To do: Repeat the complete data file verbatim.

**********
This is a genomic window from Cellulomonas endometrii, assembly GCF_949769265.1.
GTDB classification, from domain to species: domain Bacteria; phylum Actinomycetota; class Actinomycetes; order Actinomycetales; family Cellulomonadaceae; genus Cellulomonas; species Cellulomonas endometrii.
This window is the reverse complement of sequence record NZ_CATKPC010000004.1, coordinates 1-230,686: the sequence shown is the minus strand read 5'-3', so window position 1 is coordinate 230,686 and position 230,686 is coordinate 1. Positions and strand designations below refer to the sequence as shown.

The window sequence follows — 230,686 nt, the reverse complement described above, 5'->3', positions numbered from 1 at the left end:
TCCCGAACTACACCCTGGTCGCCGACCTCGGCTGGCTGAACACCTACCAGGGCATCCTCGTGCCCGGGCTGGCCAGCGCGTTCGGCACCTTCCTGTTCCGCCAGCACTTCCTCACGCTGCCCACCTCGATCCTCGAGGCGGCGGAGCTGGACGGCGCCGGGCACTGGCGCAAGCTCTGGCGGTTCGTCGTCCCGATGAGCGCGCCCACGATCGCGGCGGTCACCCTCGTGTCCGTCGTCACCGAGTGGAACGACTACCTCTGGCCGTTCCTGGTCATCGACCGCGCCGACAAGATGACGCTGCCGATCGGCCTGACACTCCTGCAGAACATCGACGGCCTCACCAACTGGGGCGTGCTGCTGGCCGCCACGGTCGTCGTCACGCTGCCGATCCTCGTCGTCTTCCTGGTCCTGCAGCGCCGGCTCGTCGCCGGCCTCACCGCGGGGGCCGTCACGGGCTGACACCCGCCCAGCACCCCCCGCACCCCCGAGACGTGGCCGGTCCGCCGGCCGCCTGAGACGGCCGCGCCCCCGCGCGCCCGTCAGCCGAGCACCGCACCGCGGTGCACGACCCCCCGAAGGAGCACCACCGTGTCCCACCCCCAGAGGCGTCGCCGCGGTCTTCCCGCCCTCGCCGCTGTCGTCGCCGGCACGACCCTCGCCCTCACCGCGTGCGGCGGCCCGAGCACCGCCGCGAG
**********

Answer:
This is a genomic window from Cellulomonas endometrii, assembly GCF_949769265.1.
GTDB classification, from domain to species: domain Bacteria; phylum Actinomycetota; class Actinomycetes; order Actinomycetales; family Cellulomonadaceae; genus Cellulomonas; species Cellulomonas endometrii.
This window is the reverse complement of sequence record NZ_CATKPC010000004.1, coordinates 1-230,686: the sequence shown is the minus strand read 5'-3', so window position 1 is coordinate 230,686 and position 230,686 is coordinate 1. Positions and strand designations below refer to the sequence as shown.

The window sequence follows — 230,686 nt, the reverse complement described above, 5'->3', positions numbered from 1 at the left end:
TCCCGAACTACACCCTGGTCGCCGACCTCGGCTGGCTGAACACCTACCAGGGCATCCTCGTGCCCGGGCTGGCCAGCGCGTTCGGCACCTTCCTGTTCCGCCAGCACTTCCTCACGCTGCCCACCTCGATCCTCGAGGCGGCGGAGCTGGACGGCGCCGGGCACTGGCGCAAGCTCTGGCGGTTCGTCGTCCCGATGAGCGCGCCCACGATCGCGGCGGTCACCCTCGTGTCCGTCGTCACCGAGTGGAACGACTACCTCTGGCCGTTCCTGGTCATCGACCGCGCCGACAAGATGACGCTGCCGATCGGCCTGACACTCCTGCAGAACATCGACGGCCTCACCAACTGGGGCGTGCTGCTGGCCGCCACGGTCGTCGTCACGCTGCCGATCCTCGTCGTCTTCCTGGTCCTGCAGCGCCGGCTCGTCGCCGGCCTCACCGCGGGGGCCGTCACGGGCTGACACCCGCCCAGCACCCCCCGCACCCCCGAGACGTGGCCGGTCCGCCGGCCGCCTGAGACGGCCGCGCCCCCGCGCGCCCGTCAGCCGAGCACCGCACCGCGGTGCACGACCCCCCGAAGGAGCACCACCGTGTCCCACCCCCAGAGGCGTCGCCGCGGTCTTCCCGCCCTCGCCGCTGTCGTCGCCGGCACGACCCTCGCCCTCACCGCGTGCGGCGGCCCGAGCACCGCCGCGAG